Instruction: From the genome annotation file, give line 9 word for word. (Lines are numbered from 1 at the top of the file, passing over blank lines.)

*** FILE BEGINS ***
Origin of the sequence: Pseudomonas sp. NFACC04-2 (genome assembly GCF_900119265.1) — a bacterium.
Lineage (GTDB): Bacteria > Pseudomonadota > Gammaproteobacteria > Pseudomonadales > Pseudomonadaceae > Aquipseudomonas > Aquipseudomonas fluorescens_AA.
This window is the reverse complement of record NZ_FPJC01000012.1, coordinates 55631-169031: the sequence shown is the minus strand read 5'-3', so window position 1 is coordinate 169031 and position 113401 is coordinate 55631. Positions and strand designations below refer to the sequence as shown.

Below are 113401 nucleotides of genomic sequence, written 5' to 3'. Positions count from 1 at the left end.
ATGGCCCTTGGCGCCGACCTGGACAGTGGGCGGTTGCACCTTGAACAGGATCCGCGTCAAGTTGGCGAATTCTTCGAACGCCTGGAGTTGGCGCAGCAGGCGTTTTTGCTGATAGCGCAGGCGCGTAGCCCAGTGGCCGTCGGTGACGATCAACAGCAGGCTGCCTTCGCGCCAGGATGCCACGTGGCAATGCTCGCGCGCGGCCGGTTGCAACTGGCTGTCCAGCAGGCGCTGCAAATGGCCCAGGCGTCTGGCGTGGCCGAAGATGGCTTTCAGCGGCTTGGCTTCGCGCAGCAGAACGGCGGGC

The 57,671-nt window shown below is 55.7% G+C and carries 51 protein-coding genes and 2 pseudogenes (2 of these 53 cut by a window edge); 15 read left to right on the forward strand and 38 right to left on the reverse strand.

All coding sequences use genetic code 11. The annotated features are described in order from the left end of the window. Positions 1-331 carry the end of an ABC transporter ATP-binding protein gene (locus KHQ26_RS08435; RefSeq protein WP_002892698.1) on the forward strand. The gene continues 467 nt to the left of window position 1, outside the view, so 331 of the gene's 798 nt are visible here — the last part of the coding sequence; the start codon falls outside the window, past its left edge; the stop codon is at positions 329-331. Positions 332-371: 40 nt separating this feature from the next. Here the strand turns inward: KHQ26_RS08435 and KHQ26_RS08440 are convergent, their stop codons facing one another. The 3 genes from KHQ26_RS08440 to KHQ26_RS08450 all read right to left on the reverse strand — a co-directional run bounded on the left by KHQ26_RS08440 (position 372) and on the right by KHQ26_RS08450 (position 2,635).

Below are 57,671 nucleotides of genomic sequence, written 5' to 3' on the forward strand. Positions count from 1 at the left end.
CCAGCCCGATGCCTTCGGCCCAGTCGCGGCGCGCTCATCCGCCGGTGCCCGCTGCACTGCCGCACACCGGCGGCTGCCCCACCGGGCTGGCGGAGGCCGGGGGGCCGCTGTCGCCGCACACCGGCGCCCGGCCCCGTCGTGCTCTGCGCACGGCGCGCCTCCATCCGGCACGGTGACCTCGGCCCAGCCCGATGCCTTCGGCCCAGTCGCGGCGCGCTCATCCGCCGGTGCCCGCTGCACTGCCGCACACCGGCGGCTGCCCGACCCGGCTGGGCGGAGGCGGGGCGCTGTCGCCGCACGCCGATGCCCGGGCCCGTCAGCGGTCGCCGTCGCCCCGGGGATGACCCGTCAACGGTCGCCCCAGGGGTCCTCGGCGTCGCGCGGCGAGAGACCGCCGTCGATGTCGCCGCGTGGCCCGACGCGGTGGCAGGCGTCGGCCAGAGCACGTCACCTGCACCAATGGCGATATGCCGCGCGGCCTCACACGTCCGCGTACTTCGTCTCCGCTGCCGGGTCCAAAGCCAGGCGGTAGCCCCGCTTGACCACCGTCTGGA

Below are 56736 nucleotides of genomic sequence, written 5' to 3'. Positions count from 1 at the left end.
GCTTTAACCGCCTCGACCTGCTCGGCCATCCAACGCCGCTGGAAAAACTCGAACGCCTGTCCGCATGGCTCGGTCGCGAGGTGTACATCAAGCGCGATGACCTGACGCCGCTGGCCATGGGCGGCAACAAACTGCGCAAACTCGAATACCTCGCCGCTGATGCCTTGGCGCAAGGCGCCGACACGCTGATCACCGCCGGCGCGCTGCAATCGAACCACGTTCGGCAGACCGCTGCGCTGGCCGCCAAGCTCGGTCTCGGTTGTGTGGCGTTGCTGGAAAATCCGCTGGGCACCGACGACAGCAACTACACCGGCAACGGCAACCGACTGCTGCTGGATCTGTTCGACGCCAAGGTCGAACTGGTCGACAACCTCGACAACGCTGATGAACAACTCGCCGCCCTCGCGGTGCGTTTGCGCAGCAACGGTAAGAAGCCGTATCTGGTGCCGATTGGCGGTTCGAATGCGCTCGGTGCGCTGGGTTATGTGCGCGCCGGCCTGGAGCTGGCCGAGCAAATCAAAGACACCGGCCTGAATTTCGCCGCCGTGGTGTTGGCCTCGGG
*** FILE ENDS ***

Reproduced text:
CCAGCCCGATGCCTTCGGCCCAGTCGCGGCGCGCTCATCCGCCGGTGCCCGCTGCACTGCCGCACACCGGCGGCTGCCCCACCGGGCTGGCGGAGGCCGGGGGGCCGCTGTCGCCGCACACCGGCGCCCGGCCCCGTCGTGCTCTGCGCACGGCGCGCCTCCATCCGGCACGGTGACCTCGGCCCAGCCCGATGCCTTCGGCCCAGTCGCGGCGCGCTCATCCGCCGGTGCCCGCTGCACTGCCGCACACCGGCGGCTGCCCGACCCGGCTGGGCGGAGGCGGGGCGCTGTCGCCGCACGCCGATGCCCGGGCCCGTCAGCGGTCGCCGTCGCCCCGGGGATGACCCGTCAACGGTCGCCCCAGGGGTCCTCGGCGTCGCGCGGCGAGAGACCGCCGTCGATGTCGCCGCGTGGCCCGACGCGGTGGCAGGCGTCGGCCAGAGCACGTCACCTGCACCAATGGCGATATGCCGCGCGGCCTCACACGTCCGCGTACTTCGTCTCCGCTGCCGGGTCCAAAGCCAGGCGGTAGCCCCGCTTGACCACCGTCTGGA